The human eye is so one of the most delicate and complex human organs that, being exposed to various risks in work environment, has to be protected. For this reason, safety glasses have to be considered as P.P.E. To protect the worker’s health and safety and to choose the right type of protection, it is important to know and classify these risks, which can be divided as follows:
High-speed particles, chips, metal powders, droplets and liquid splashes.
The protection against mechanical risks is recommended for all those manufacturing operations where there is a risk of accidental eye contact with high-speed objects or particles. Typical operations are: turning, milling, sandblast, riveting, grinding and other operations in which there are frequent projections of solid volatile particles (metal, stone, sand, wood) with a consequent impact at different speeds. According to the impact extent, the hazards may be: lesion of the cornea, laceration of the iris, crystalline lens opacity, irritation, pain and conjunctivitis. It is necessary, then, to choose the appropriate eye protector: glasses for low energy impact “F”, that is to say with impact velocity up to 45 m/s (100,6 mph), and the mid energy safety goggles “B”, that is to say with impact velocity up to 120 m/s (268,4 mph).
Ultraviolet and infrared radiations, glare caused by high intensity light.
Protection against this type of risk is provided by lenses or filters, that refer to appropriate European Standards such as: ultraviolet filters (EN 170), Solar Protection filters for industrial use (EN 172) and welding filters (EN 169).To understand the usefulness of these filters, it is appropriate to explain the basic principles: solar light is propagated through a beam of electromagnetic waves, of which only a part hits earth overcoming the ozone layer.
What we perceive is made up of:
• visible radiations (which compose the so-called “visible spectrum”): they are electromagnetic radiations with a wavelength between 380 and 750 nanometres; they are composed of the only rays visible to the human eye that materialize in the form of colours.
• ultraviolet radiations (UV):they are electromagnetic radiations with a wavelength between 100 and 380 nm. These rays are not visible to the human eye and they can be especially found in environments with the presence of solar light. Moreover, such radiations are harmful to humans because they are made up of magnetic waves which penetrate into the eye thus causing uncomfortable feelings and/ or illnesses after a prolonged exposure (like it happens for the skin: little quantities of UV rays penetrate the skin causing tan, but prolonged exposure could be harmful to health). The risks connected to such radiations may be: lesion of the cornea, conjunctivitis, partial blindness, premature ageing of crystalline and cataract.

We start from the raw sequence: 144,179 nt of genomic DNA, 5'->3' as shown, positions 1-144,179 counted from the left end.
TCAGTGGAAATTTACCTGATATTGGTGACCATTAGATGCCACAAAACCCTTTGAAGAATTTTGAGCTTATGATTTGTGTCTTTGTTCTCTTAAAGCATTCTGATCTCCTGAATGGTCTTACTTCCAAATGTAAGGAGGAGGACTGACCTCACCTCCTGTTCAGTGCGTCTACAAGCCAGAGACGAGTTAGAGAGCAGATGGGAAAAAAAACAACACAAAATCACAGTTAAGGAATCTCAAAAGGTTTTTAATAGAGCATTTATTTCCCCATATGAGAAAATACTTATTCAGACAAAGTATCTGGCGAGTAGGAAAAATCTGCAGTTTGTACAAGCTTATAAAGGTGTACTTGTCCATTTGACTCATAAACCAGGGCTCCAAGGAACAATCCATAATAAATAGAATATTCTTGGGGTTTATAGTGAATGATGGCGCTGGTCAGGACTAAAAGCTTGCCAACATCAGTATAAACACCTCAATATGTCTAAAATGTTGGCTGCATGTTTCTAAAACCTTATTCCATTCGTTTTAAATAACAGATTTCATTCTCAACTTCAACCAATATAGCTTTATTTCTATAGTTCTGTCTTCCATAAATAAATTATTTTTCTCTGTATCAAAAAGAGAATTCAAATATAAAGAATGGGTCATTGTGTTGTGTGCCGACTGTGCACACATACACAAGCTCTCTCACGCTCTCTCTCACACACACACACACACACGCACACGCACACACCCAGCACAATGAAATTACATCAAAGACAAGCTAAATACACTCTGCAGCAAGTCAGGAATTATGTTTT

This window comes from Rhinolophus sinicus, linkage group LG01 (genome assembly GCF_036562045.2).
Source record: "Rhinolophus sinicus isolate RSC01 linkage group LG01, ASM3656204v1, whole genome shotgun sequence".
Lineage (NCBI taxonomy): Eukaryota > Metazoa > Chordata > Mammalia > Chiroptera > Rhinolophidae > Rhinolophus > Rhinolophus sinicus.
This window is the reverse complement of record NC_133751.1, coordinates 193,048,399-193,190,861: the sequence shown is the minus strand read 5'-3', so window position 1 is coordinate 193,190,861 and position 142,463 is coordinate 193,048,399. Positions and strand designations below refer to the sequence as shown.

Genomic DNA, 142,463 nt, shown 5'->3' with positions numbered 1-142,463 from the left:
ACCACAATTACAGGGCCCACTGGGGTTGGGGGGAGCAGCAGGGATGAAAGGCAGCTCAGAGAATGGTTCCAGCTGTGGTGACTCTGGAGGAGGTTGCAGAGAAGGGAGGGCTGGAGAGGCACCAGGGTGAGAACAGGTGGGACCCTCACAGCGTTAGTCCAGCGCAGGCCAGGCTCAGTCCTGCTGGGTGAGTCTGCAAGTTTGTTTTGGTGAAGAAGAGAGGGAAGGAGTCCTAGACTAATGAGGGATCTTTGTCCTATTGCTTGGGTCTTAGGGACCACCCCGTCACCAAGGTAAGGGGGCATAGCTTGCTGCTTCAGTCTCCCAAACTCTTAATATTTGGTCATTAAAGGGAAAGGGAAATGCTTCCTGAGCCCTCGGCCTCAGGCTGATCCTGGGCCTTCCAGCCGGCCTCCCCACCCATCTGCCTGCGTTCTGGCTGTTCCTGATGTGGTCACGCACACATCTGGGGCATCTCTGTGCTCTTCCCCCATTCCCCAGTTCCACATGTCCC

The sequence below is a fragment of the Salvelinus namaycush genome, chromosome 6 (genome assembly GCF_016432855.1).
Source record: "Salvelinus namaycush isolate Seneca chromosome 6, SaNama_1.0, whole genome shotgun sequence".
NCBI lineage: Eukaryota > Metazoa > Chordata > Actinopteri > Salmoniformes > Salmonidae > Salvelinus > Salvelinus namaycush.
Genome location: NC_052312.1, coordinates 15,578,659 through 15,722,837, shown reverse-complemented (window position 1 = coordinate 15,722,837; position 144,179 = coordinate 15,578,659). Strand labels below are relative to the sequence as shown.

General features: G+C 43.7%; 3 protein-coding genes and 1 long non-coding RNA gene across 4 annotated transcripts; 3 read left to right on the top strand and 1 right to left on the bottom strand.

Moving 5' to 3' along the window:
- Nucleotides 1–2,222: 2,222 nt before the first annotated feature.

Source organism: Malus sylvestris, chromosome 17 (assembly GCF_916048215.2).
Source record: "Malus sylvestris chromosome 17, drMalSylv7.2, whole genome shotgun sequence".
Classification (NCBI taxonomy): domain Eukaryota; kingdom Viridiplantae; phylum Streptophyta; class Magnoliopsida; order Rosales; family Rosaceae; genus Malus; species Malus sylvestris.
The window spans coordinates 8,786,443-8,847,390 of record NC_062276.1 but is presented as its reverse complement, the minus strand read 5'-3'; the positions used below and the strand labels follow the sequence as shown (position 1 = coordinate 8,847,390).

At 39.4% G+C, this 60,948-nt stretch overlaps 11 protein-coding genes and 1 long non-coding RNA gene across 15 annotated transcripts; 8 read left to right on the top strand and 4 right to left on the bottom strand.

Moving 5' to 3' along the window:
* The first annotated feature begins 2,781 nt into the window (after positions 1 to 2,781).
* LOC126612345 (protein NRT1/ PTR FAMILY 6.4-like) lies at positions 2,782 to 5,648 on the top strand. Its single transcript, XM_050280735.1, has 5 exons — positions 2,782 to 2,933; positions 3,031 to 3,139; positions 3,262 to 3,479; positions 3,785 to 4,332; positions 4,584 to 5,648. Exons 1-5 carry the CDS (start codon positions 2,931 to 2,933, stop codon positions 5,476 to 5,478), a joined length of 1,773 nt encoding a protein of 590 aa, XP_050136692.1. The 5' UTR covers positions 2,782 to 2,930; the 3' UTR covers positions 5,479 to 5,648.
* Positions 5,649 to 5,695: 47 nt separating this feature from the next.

• infrared radiations (IR): they are electromagnetic radiations with a wavelength between 780 and 2.000 nm. These radiations are harmful to humans because they emit heat coming from all warm bodies (including the Sun, but even during welding or manufacturing of metals and glass). For this reason, the damages caused by such radiations are perceived in a nearly immediate way (unlike those caused by ultraviolet radiations which, on the other hand, appear later). Actually, we should consider that the ozone layer filters good part of IR rays of solar light which, therefore, come to us in a very restricted and not dangerous quantity; the rays we should defend from are those artificially created, resulting from incandescent materials. The risks connected to such radiations may be: crystalline lens opacity, cataract and partial blindness.
Mist, vapour and gas, liquid aerosols, fine dusts, splashes of chemicals.
Protection against chemical risks is recommended for some types of applications, such as handling of toxic dusts or corrosive liquids, which may represent a potential risk to the eyes of the operator. This risk may occur especially in the medical, agricultural and food fields or in waste management, where micro-organisms may contaminate the operator. The risks to which the operator may be exposed to are: conjunctivitis, ulceration of the cornea, viral infection and partial or total blindness.